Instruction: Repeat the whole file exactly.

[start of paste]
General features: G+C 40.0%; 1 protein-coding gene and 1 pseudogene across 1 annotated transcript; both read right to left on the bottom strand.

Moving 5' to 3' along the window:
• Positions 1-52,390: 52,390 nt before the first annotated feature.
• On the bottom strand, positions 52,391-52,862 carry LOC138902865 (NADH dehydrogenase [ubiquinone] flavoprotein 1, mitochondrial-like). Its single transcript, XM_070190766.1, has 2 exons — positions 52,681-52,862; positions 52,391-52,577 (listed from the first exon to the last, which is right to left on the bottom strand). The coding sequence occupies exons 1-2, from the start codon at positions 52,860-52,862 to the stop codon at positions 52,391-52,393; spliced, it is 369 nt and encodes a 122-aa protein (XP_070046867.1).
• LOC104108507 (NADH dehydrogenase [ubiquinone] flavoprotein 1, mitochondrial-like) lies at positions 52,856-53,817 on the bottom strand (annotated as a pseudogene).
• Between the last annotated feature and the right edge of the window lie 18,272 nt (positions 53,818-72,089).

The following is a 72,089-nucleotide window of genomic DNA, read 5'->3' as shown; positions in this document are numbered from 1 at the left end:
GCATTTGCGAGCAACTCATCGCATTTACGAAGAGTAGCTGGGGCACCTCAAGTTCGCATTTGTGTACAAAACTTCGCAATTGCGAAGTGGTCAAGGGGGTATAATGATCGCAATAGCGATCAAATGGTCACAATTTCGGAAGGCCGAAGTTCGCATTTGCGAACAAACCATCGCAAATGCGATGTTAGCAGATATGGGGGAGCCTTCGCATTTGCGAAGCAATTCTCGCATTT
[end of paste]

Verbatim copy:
General features: G+C 40.0%; 1 protein-coding gene and 1 pseudogene across 1 annotated transcript; both read right to left on the bottom strand.

Moving 5' to 3' along the window:
• Positions 1-52,390: 52,390 nt before the first annotated feature.
• On the bottom strand, positions 52,391-52,862 carry LOC138902865 (NADH dehydrogenase [ubiquinone] flavoprotein 1, mitochondrial-like). Its single transcript, XM_070190766.1, has 2 exons — positions 52,681-52,862; positions 52,391-52,577 (listed from the first exon to the last, which is right to left on the bottom strand). The coding sequence occupies exons 1-2, from the start codon at positions 52,860-52,862 to the stop codon at positions 52,391-52,393; spliced, it is 369 nt and encodes a 122-aa protein (XP_070046867.1).
• LOC104108507 (NADH dehydrogenase [ubiquinone] flavoprotein 1, mitochondrial-like) lies at positions 52,856-53,817 on the bottom strand (annotated as a pseudogene).
• Between the last annotated feature and the right edge of the window lie 18,272 nt (positions 53,818-72,089).

The following is a 72,089-nucleotide window of genomic DNA, read 5'->3' as shown; positions in this document are numbered from 1 at the left end:
GCATTTGCGAGCAACTCATCGCATTTACGAAGAGTAGCTGGGGCACCTCAAGTTCGCATTTGTGTACAAAACTTCGCAATTGCGAAGTGGTCAAGGGGGTATAATGATCGCAATAGCGATCAAATGGTCACAATTTCGGAAGGCCGAAGTTCGCATTTGCGAACAAACCATCGCAAATGCGATGTTAGCAGATATGGGGGAGCCTTCGCATTTGCGAAGCAATTCTCGCATTT